Sam Simmonds: ‘It feels like we’re going in the right direction’

Sam Simmonds is a Gallagher Premiership and Heineken Champions Cup winner with club side Exeter Chiefs
©INPHO/James Crombie

England No. 8 Sam Simmonds has said that Steve Borthwick and the new coaching staff in the national setup are “giving as much clarity for us to be the best players we can be” ahead of their Guinness Six Nations opener against Scotland.

Taking part in their first week of training under the leadership of Borthwick since his appointment in December, the side have a short space of time to get on the same page with Kevin Sinfield and Nick Evans having been appointed to the coaching staff.

From the outset of his appointment, Borthwick has maintained that ‘clarity’ is something that he would offer to the England playing group. It is something that the players were clearly lacking from their Autumn Nations Series outings, the Cumbrian’s transparency potentially the key to greater success on the field.

“That’s something Steve has stressed,” Simmonds said, “him being as clear as possible and the rest of the coaching staff giving as much clarity to be the best players we can be, and you need that within a squad.

“When you come together, 36 players, or however many, a lot of you play different styles of rugby, and it’s about bringing those together and going forward as an England squad.

“Steve and the rest of the coaches have been very hot on that, being clear about how we want to play and how we are going into the game next week, and that started this week.”

It cannot be avoided that the odds are massively stacked against England. After seven years under Eddie Jones, many of the players will not have played Test rugby without the Australian at the helm and just nine games stand between the side and their Rugby World Cup opener against Argentina in Marseille.

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England’s first challenge comes in the form of Scotland. For Montpellier-bound Simmonds and his teammates, much of their focus will be on themselves. 

Having been largely devoid of confidence at times in 2022, there has been much to learn already in a short space of time, with Simmonds pleased with how the squad are faring early on.

“As soon as we came in on Monday, he said we’re going to get straight into getting better and rebuilding this England team,” Simmonds said.

“He said he can’t promise we’re going to win every game or win the Six Nations, but he can promise we’re going to get better and improve as a team.

“I feel like we’ve got straight into that the first couple of days. It’s been tough, but the direction is there, and the structure is something everyone has bought into straight away.

“We feel that’s the way we’re going to win games. It’s only been a couple of days, but we know the direction we’re going in.

“Steve and the rest of the coaches – Kevin, Cockers [Richard Cockerill] – they expect a lot from us, as they should.

“We haven’t played a game yet, but within the two or three training sessions that we’ve had, it feels like we’re going in the right direction: there’s a buzz around the squad of excitement and enjoyment.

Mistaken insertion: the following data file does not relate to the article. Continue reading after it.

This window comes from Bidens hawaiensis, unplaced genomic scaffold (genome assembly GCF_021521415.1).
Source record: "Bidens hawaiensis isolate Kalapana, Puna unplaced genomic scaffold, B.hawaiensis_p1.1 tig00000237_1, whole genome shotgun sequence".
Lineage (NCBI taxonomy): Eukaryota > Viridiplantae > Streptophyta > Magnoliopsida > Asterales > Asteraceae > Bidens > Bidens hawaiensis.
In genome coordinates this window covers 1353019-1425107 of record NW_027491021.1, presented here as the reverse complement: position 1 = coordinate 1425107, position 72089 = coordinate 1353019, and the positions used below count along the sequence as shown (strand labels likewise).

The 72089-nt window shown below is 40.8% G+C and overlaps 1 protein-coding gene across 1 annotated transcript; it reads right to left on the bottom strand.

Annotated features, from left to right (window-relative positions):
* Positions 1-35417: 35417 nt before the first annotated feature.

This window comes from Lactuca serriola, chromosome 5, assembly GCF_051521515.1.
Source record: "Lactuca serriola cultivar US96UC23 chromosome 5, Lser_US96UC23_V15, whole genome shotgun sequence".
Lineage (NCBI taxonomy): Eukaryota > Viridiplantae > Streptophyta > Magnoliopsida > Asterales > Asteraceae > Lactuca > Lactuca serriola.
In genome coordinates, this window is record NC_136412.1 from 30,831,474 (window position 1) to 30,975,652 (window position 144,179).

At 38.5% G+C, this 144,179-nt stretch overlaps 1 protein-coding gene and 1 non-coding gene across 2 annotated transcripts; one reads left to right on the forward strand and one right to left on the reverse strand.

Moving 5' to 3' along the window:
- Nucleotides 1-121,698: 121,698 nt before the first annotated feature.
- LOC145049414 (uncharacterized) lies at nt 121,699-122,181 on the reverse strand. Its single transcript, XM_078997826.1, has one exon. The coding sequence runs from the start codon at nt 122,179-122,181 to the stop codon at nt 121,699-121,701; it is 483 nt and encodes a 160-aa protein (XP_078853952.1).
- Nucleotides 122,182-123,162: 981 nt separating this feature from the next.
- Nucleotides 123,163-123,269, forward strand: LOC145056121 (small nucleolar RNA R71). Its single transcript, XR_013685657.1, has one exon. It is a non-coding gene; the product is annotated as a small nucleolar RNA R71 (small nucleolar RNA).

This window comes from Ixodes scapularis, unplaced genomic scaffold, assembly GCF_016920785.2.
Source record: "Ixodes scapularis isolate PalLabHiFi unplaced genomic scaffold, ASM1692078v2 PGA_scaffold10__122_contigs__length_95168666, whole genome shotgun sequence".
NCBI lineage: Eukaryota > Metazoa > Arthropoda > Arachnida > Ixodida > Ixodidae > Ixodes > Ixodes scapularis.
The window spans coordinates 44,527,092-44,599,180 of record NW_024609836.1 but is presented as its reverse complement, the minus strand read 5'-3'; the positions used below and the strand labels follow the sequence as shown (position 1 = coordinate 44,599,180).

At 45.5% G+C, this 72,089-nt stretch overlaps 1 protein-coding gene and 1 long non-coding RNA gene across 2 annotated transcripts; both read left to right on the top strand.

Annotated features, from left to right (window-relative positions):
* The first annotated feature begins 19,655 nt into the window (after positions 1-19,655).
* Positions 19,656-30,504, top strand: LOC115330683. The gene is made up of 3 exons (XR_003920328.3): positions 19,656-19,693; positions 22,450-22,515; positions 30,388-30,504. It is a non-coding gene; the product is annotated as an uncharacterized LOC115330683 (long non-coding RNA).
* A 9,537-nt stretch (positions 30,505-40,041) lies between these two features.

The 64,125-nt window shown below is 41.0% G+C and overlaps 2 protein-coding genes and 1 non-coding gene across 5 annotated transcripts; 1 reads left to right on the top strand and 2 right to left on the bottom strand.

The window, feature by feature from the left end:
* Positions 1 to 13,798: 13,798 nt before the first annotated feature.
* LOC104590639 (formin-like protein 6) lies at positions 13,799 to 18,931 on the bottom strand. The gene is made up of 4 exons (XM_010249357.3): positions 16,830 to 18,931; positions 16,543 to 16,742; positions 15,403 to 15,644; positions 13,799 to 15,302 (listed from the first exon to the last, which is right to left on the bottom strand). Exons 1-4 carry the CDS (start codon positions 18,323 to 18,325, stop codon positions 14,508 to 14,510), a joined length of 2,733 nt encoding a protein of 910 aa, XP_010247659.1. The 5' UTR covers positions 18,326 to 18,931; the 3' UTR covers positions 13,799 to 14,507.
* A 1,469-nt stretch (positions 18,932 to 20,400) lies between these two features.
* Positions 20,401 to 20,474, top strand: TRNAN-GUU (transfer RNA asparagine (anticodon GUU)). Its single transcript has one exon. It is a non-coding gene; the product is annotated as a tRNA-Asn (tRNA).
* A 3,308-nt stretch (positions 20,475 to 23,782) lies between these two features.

“First game against Scotland is huge, but from what I’ve seen and been a bit of so far, we’re building quite nicely.”

Already, Simmonds has seen a change to the England environment. It was noted when Borthwick took charge of Leicester Tigers in 2020, the 43-year-old moulding things the way he wanted them and ultimately changing things for the better.

Having been a part of the England setup on a more regular basis towards the end of Jones’s time in charge, Exeter Chiefs back-row Simmonds is already full of praise for how everyday life in camp has changed.

“Obviously Steve’s going to bring in how he sees the game being played and how he wants things to run,” Simmonds said. “I guess the structure side of the programme has changed a bit.

“The way we approach each game feels like you’re in a club environment. You start each day as you would at your club first thing, and then you run all the way until whenever you finish and that’s your day done, whereas before it was a bit more broken up – you’d have maybe done the gym in the morning and maybe trained in the afternoon, or maybe the other way round.

“There’s a good flow to how we bounce through things and how we go from meetings, to training, to gym. It’s positive.”

There is less than a week to go until England look to regain the Calcutta Cup. Last lifting the trophy in 2020, to say that England have been underwhelming in the Anglo-Celtic clash is putting things mildly.

Scotland will have their own confidence. Their own Autumn Nations Series campaign was not without faults, but tight losses to New Zealand and Australia, while beating Argentina and Fiji, mean that Gregor Townsend’s side can have faith in themselves.

It will be the marker for England on how quickly things have gelled under new management. Many familiar faces will take to the turf at Twickenham Stadium, but now with fresh ideas being uploaded on the training field, their opposition a stern challenge and Simmonds aware of the threat that the Scots pose this coming Saturday.

“Obviously they bring a lot of threats,” Simmonds said, “a lot of their stuff comes from 10. Finn Russell is obviously a very influential player for them, whether it is his passing ability, his kicking ability, his game management, so that will be something we will talk about in more depth next week, how we deal with him, how we can shut him out of the game because that gives us a better chance of winning.

“Obviously we haven’t had great results against Scotland the last couple of years, so being back at Twickenham, hopefully a full crowd will play its part in hopefully getting a good result against them because we have been poor in the last couple of games against them.”